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Unformatted text preview: Chapter C:2 Formation of the Corporation Discussion Questions C:2-1 A new business can be conducted as a sole proprietorship, partnership, C corporation, S corporation, LLC, or LLP. Each form has tax and nontax advantages and disadvantages. See pages C:2-2 through C:2-7 for a listing of the tax advantages and disadvantages of each form. A comparison of the C corporation, S corporation, and partnership alternative business forms appears in Appendix F. pp. C:2-2 through C:2-8. C:2-2 Alice and Bill should consider forming a corporation and making an S corporation election. An S corporation election will permit the losses incurred during the first few years to be passed through to Alice and Bill and be used to offset income from other sources. The corporate form allows them limited liability. Under the check-the-box regulations, a noncorporate entity might elect to be taxed as a corporation and then make an S corporation election. As an alternative to incorporating, Alice and Bill might consider a limited liability company that is taxed as a partnership. pp. C:2-6 through C:2-8. C:2-3 The only default classification for the LLC is to be taxed as a partnership. Because the LLC has two owners, it cannot be taxed as a sole proprietorship. The entity can elect to be taxed as a C corporation or an S corporation. If the entity makes such an election, Sec. 351 applies to the deemed corporate formation. The entity would have to make a separate election to be treated as an S corporation. pp. C:2-8 and C:2-9. C:2-4 The default classification for White Corporation is to be taxed as a C corporation. White can elect to be taxed as an S corporation if it makes the necessary election. The S corporation election will cause the entity's income to be taxed to its owners. The S corporation election is made by filing Form 2553 within the first 2 months of the corporation's existence (see Chapter C:11). pp. C:2-6 and C:2-9. C:2-5 The only default classification for the LLC is to be taxed as a sole proprietorship. Because the LLC has only a single owner, it cannot be taxed as a partnership. The entity can elect to be taxed as a C corporation or an S corporation. If the entity makes such an election, Sec. 351 applies to the deemed corporate formation. pp. C:2-8 and C:2-9. C:2-1 C:2-6 Some suggested items for this debate include: PRO (Corporate formations should be taxable events): 1. A corporate formation is an exchange transaction; therefore, parties to the exchange should recognize gains and losses. 2. Making a corporate formation a taxable event increases tax revenues. 3. Simplification is achieved by eliminating one of the two options - whether a transaction is taxable or not. This change will make administration of the tax laws easier....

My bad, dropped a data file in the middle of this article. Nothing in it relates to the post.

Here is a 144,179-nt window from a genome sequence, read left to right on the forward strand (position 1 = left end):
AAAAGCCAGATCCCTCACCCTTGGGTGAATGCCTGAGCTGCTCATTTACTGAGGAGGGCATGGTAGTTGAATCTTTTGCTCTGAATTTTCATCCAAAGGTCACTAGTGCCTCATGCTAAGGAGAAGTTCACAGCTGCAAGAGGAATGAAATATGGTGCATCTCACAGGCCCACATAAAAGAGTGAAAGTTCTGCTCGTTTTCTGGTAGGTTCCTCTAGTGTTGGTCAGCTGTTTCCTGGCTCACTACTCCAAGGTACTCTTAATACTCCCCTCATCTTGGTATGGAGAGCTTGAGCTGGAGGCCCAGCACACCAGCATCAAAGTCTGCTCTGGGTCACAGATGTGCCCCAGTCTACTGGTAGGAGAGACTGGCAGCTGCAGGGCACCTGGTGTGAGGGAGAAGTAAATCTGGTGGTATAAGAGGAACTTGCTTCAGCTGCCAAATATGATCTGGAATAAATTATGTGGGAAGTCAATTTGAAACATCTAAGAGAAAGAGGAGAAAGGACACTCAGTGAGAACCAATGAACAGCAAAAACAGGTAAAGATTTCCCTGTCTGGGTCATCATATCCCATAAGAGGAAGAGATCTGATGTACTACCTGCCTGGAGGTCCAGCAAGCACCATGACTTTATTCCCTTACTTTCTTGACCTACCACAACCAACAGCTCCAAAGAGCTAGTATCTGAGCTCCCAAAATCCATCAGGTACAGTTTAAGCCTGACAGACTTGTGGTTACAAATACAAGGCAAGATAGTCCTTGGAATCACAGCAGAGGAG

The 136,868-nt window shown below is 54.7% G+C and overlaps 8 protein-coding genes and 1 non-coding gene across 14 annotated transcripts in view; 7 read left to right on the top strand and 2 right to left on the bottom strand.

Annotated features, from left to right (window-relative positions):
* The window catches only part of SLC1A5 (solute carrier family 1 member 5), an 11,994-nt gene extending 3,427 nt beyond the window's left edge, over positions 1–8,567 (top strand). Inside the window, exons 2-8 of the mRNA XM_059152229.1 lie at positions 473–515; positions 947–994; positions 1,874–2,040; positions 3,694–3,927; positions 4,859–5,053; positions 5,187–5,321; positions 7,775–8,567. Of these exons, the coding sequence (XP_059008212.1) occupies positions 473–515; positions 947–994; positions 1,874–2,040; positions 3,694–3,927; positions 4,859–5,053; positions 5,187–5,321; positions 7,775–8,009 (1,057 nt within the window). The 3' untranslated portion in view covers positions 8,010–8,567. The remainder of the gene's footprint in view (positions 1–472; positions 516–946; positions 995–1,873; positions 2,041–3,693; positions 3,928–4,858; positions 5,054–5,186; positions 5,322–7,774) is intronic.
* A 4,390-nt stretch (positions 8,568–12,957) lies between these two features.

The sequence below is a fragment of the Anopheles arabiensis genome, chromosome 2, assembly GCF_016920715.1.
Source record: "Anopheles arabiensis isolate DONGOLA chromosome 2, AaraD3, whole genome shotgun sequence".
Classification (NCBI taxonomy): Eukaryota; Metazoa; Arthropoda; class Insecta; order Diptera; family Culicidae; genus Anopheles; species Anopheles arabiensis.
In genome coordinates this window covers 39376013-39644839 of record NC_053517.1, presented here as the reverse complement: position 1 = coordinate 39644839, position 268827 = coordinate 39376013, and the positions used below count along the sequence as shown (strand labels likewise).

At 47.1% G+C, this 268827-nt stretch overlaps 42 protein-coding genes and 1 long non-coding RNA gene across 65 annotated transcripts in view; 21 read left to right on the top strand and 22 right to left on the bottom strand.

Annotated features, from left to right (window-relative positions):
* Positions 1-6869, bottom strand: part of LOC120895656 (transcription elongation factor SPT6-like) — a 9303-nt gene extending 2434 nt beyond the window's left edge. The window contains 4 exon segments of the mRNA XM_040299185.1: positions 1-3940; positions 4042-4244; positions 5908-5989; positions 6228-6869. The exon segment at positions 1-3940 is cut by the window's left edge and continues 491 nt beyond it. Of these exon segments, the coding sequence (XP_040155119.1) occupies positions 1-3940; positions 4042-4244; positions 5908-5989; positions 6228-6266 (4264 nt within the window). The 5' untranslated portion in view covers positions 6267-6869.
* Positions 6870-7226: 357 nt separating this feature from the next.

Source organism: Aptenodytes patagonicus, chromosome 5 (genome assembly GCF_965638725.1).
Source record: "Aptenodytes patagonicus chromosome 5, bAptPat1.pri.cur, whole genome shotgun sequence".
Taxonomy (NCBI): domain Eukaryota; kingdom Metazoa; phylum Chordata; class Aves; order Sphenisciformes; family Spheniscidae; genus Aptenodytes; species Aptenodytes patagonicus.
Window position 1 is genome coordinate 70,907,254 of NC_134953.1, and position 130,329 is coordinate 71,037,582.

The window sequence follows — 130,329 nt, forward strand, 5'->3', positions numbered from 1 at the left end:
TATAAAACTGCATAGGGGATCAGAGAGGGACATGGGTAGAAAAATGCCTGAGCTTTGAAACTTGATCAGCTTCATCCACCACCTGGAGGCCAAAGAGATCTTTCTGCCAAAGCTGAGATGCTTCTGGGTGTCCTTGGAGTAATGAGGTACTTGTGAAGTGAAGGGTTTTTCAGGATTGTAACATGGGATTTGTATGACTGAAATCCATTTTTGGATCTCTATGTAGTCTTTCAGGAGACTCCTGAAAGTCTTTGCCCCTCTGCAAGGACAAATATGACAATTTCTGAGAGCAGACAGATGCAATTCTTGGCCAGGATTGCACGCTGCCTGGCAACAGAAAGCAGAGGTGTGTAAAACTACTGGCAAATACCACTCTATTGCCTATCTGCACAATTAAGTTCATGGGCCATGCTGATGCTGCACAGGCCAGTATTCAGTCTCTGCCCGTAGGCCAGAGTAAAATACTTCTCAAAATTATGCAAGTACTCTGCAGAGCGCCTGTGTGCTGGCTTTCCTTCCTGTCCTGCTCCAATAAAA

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- Fall '08